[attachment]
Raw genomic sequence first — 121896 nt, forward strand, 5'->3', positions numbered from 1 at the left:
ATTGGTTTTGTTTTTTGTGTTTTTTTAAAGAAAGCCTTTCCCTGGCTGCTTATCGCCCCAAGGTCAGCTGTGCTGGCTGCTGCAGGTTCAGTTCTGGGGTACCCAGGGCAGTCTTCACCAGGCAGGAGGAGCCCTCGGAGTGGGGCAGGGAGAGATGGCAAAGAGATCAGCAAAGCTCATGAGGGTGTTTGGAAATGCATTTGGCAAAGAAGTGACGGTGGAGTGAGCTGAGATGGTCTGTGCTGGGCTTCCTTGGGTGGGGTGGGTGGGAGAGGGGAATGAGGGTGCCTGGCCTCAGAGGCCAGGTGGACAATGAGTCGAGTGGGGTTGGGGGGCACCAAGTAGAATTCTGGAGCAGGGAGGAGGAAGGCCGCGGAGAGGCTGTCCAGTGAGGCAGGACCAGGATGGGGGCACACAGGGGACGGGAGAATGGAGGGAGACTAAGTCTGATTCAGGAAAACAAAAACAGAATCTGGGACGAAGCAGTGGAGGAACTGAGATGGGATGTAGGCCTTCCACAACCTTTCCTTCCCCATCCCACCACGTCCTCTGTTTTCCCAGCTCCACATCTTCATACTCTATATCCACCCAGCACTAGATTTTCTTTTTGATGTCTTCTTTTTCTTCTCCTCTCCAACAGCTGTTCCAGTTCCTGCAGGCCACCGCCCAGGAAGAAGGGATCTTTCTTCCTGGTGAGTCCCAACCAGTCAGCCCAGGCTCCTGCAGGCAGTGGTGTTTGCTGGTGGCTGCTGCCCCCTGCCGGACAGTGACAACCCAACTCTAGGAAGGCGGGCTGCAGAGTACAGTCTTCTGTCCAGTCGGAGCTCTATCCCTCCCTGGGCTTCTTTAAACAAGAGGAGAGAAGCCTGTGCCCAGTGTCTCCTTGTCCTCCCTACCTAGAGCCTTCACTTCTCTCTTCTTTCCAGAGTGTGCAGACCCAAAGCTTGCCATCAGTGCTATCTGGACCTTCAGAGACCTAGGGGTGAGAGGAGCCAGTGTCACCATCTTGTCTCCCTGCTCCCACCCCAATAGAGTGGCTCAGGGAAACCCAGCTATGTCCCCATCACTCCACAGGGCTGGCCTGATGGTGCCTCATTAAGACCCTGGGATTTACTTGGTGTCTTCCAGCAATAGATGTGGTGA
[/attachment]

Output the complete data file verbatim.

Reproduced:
Raw genomic sequence first — 121896 nt, forward strand, 5'->3', positions numbered from 1 at the left:
ATTGGTTTTGTTTTTTGTGTTTTTTTAAAGAAAGCCTTTCCCTGGCTGCTTATCGCCCCAAGGTCAGCTGTGCTGGCTGCTGCAGGTTCAGTTCTGGGGTACCCAGGGCAGTCTTCACCAGGCAGGAGGAGCCCTCGGAGTGGGGCAGGGAGAGATGGCAAAGAGATCAGCAAAGCTCATGAGGGTGTTTGGAAATGCATTTGGCAAAGAAGTGACGGTGGAGTGAGCTGAGATGGTCTGTGCTGGGCTTCCTTGGGTGGGGTGGGTGGGAGAGGGGAATGAGGGTGCCTGGCCTCAGAGGCCAGGTGGACAATGAGTCGAGTGGGGTTGGGGGGCACCAAGTAGAATTCTGGAGCAGGGAGGAGGAAGGCCGCGGAGAGGCTGTCCAGTGAGGCAGGACCAGGATGGGGGCACACAGGGGACGGGAGAATGGAGGGAGACTAAGTCTGATTCAGGAAAACAAAAACAGAATCTGGGACGAAGCAGTGGAGGAACTGAGATGGGATGTAGGCCTTCCACAACCTTTCCTTCCCCATCCCACCACGTCCTCTGTTTTCCCAGCTCCACATCTTCATACTCTATATCCACCCAGCACTAGATTTTCTTTTTGATGTCTTCTTTTTCTTCTCCTCTCCAACAGCTGTTCCAGTTCCTGCAGGCCACCGCCCAGGAAGAAGGGATCTTTCTTCCTGGTGAGTCCCAACCAGTCAGCCCAGGCTCCTGCAGGCAGTGGTGTTTGCTGGTGGCTGCTGCCCCCTGCCGGACAGTGACAACCCAACTCTAGGAAGGCGGGCTGCAGAGTACAGTCTTCTGTCCAGTCGGAGCTCTATCCCTCCCTGGGCTTCTTTAAACAAGAGGAGAGAAGCCTGTGCCCAGTGTCTCCTTGTCCTCCCTACCTAGAGCCTTCACTTCTCTCTTCTTTCCAGAGTGTGCAGACCCAAAGCTTGCCATCAGTGCTATCTGGACCTTCAGAGACCTAGGGGTGAGAGGAGCCAGTGTCACCATCTTGTCTCCCTGCTCCCACCCCAATAGAGTGGCTCAGGGAAACCCAGCTATGTCCCCATCACTCCACAGGGCTGGCCTGATGGTGCCTCATTAAGACCCTGGGATTTACTTGGTGTCTTCCAGCAATAGATGTGGTGA